Ahh, The Little Red Hen. A classic folktale that every family member can enjoy and learn from! If you’re looking to find the best activities to accompany reading the classic folktale, then you’re in the right place. Each of the literacy activity ideas below will encourage children to learn more about cooperation, friendship and farm to table experiences.
As a former teacher and homesteading mom, I’m on a mission to find preschool activities that support learning while being fun and easy to do. I created the list below to help you meet your family’s literacy goals for your preschoolers.
Farm To Table Literacy: The Little Red Hen
If the sound of “farm to table literacy” is exciting to you, you’re going to love this list! Help your child learn about where food comes from (and how it’s made) all while learning the important virtues of cooperation and friendship.
The Little Red Hen is a classic story about cooperation and working together. Depending on the version you have, it’s also features a theme of second chances – I’ve heard that the Barefoot Books version adds that in. I have to be honest, folk tales are a great place to skip the second chances. I’d rather have a folk tale teach my kids a hard lesson and offer them a second chance in real life!
The Little Red Hen a hardworking and ambitious chicken that grows her food and cooks it too! Originally, asks for help from her friends, her friends refuse, and in the end she doesn’t share her finished loaf of tasty bread with them. Nothing tastes better than the result of your hard work.
Little Red Hen Discussion Questions For Preschoolers
I encourage you to not just read the book and complete the activities below, but connect with the story and the activities throughout using these questions as guides:
- By looking at the cover of the story and walking through the pages and images what do you think this story might be about?
- What do you think might happen?
- What can you tell me about these animals and where they live?
- What sounds to these animals make and how do they act?
- How do the animals work together to make a loaf of bread?
- How do you make a loaf of bread? / What is it made out of?
- Have you baked bread before?
- Have you planted a seed before?
- What happened?
- What are some other activities you’d like to learn?
- For traditional version of the book you can ask: What might the Little Red Hen’s friends do the next time she asks for help?
After reading and doing activities together discuss what not helping and saying yes to helping means for the animals. No means missing out while saying yes means learning, helping, growing and experiencing something tasty and delicious, having fun and working together!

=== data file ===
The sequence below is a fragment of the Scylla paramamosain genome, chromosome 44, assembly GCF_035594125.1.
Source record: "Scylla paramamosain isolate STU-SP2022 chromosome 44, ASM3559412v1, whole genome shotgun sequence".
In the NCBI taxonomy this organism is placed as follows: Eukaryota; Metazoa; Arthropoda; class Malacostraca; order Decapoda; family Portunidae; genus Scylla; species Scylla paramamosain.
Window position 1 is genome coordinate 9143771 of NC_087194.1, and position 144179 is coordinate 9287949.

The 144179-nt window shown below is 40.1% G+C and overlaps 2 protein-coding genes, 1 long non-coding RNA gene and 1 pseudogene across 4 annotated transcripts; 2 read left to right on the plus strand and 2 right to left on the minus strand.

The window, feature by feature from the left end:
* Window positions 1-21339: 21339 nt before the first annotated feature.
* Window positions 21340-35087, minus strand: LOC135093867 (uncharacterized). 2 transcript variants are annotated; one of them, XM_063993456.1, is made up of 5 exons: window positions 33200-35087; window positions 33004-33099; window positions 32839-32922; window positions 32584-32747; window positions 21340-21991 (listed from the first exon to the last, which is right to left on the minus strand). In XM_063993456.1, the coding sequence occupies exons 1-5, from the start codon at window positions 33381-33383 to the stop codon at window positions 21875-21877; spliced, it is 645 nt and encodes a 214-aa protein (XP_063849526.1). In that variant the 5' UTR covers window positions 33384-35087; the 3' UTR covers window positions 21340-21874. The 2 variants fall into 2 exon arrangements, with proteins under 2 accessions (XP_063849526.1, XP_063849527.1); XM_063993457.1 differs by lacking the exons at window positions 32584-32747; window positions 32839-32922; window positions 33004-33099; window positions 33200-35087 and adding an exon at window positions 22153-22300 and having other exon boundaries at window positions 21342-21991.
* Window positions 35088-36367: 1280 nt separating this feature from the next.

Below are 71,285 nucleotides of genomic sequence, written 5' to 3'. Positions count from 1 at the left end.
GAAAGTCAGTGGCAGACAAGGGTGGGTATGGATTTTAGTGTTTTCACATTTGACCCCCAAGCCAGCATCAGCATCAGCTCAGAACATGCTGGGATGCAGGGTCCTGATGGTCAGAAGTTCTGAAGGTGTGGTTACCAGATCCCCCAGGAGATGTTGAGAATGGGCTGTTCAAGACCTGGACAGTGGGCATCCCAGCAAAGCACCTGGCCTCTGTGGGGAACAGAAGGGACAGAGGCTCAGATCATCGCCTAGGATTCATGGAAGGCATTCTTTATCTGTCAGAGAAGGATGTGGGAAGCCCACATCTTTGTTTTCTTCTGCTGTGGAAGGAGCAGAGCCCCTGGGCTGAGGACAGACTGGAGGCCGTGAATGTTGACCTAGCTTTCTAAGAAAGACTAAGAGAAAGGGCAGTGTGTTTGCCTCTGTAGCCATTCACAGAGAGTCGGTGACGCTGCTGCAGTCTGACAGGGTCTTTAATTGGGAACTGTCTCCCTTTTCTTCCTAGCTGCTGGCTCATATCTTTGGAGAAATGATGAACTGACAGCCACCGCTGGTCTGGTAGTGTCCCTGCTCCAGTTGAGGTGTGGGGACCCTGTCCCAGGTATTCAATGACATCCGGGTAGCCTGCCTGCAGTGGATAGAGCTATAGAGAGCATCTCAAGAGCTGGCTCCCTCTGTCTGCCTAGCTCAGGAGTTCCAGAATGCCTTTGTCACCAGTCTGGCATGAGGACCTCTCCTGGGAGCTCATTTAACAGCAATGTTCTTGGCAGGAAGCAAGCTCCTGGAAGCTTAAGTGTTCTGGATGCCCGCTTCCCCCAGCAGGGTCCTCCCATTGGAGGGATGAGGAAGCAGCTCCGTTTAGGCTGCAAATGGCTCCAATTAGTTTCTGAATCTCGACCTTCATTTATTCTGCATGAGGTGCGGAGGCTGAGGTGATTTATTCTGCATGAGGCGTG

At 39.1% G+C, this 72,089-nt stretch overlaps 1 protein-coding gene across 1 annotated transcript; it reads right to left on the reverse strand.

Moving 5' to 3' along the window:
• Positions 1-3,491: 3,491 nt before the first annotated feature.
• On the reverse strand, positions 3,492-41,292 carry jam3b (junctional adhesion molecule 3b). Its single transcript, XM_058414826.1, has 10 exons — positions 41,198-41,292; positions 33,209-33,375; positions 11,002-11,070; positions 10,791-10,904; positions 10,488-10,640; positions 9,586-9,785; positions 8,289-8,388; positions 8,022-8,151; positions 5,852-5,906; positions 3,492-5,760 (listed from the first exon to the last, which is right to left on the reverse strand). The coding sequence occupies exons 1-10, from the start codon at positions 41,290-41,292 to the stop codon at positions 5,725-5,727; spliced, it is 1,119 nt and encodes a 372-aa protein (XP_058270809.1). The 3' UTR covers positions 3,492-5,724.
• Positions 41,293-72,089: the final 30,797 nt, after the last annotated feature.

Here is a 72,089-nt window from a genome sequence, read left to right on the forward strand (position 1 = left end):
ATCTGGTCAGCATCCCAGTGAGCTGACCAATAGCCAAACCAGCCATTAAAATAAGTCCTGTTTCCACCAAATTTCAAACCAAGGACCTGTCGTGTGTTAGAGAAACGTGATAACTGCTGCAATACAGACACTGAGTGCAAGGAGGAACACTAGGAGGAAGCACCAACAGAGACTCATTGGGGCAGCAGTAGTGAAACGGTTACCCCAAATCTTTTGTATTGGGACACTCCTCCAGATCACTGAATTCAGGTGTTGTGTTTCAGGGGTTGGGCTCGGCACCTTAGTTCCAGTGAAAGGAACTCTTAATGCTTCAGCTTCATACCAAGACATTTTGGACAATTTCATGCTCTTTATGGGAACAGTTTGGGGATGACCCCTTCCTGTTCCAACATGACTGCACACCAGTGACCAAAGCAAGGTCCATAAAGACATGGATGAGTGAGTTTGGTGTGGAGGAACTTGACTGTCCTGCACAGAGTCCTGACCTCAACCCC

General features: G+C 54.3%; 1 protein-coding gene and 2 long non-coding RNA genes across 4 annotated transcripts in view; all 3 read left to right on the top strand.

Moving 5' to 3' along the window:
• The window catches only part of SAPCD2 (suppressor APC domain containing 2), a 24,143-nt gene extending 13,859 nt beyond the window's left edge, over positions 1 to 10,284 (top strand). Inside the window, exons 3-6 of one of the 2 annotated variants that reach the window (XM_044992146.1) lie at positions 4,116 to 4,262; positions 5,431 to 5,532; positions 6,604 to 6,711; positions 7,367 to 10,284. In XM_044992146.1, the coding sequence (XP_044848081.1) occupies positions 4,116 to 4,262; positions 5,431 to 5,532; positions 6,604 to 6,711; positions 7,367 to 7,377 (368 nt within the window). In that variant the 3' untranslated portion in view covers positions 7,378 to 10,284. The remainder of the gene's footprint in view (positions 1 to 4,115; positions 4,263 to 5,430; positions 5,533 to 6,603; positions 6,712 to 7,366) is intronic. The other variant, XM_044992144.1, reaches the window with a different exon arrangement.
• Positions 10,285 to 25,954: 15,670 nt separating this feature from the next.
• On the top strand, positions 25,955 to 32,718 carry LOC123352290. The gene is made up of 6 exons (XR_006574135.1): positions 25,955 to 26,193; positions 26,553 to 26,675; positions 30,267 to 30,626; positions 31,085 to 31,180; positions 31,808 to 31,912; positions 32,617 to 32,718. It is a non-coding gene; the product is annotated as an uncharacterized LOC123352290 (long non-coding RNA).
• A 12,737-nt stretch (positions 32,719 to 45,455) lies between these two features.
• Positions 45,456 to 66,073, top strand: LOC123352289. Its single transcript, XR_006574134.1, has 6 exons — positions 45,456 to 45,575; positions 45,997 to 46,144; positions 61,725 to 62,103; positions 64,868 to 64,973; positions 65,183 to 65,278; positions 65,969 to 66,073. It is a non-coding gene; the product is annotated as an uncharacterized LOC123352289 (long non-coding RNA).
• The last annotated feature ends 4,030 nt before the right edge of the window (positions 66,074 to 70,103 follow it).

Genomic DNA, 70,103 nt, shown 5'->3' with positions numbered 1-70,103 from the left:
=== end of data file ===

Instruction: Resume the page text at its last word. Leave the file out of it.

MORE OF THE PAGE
BAKE YOUR OWN BREAD TOGETHER
Baking bread together from scratch is easier than you think. Teach the children to knead the bread dough by folding and pushing the bread dough together around a table or counter.
While doing the motions talk about the story. Pan fry the bread dough to make bannock or bake in the oven. While the bread rises and bakes try some of these other activities:
PLANT SOME WHEAT GRASS
For this activity you’ll need wheat seed, soil, water, plastic fork, tweezers container such as a yogurt container or egg carton.
Fill the carton ¾ full, have the child “scratch” the soil with a plastic fork and place the seed using tweezers like a chickens beak. Water gently. Place in a sunny location. To speed up the germination of the seed, place plastic wrap over the container to seel in the moisture and create a mini greenhouse effect.
Make your own flour using a mill or food processor with ingredients you have around the home such as oats, flax, or even dehydrated zucchini. Simply discuss the type of plant you’ll process and how it grows, then place it in the food processor together. Have the child pulse the plant into a flour like substance as the adult holds the food processor and supervises.
Even more farm to table ideas:
- Visit a local You Pick farm and work with friends/family to create your own food like this strawberry jam!
- See the farm animals at a petting zoo.
Most importantly, enjoy the time snuggling and reading The Little Red Hen together! You don’t have to do it all in one day- feel free to read the book one day and do activities the next. Or read the book several times in a week and do activities sporadically as time allows. Do what works best for your family!
You might also enjoy:
- Blueberries for Sal Pretend Play Activity
- Corduroy Book Reading and Questions
- Classic Books for Early Readers
🐔PIN THIS FOR LATER🐔
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